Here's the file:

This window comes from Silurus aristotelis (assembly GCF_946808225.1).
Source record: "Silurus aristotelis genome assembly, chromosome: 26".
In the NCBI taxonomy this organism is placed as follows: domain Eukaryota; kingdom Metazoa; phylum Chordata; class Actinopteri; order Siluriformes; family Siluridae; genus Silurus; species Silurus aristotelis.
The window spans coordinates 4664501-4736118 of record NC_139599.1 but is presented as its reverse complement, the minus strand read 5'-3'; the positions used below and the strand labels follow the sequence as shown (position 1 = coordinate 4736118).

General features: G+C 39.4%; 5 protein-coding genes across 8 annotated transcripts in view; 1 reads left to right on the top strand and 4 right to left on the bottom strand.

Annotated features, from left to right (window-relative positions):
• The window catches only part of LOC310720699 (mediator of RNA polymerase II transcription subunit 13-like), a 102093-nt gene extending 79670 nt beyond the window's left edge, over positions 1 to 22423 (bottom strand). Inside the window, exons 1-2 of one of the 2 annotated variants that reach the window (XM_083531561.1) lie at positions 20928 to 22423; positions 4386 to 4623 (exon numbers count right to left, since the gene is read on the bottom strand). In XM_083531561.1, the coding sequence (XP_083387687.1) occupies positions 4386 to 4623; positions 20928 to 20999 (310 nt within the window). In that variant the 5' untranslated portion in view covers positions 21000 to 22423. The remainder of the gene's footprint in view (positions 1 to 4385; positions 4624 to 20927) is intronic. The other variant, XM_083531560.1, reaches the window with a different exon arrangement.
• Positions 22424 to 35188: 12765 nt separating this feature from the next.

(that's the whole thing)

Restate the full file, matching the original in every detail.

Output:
This window comes from Silurus aristotelis (assembly GCF_946808225.1).
Source record: "Silurus aristotelis genome assembly, chromosome: 26".
In the NCBI taxonomy this organism is placed as follows: domain Eukaryota; kingdom Metazoa; phylum Chordata; class Actinopteri; order Siluriformes; family Siluridae; genus Silurus; species Silurus aristotelis.
The window spans coordinates 4664501-4736118 of record NC_139599.1 but is presented as its reverse complement, the minus strand read 5'-3'; the positions used below and the strand labels follow the sequence as shown (position 1 = coordinate 4736118).

General features: G+C 39.4%; 5 protein-coding genes across 8 annotated transcripts in view; 1 reads left to right on the top strand and 4 right to left on the bottom strand.

Annotated features, from left to right (window-relative positions):
• The window catches only part of LOC310720699 (mediator of RNA polymerase II transcription subunit 13-like), a 102093-nt gene extending 79670 nt beyond the window's left edge, over positions 1 to 22423 (bottom strand). Inside the window, exons 1-2 of one of the 2 annotated variants that reach the window (XM_083531561.1) lie at positions 20928 to 22423; positions 4386 to 4623 (exon numbers count right to left, since the gene is read on the bottom strand). In XM_083531561.1, the coding sequence (XP_083387687.1) occupies positions 4386 to 4623; positions 20928 to 20999 (310 nt within the window). In that variant the 5' untranslated portion in view covers positions 21000 to 22423. The remainder of the gene's footprint in view (positions 1 to 4385; positions 4624 to 20927) is intronic. The other variant, XM_083531560.1, reaches the window with a different exon arrangement.
• Positions 22424 to 35188: 12765 nt separating this feature from the next.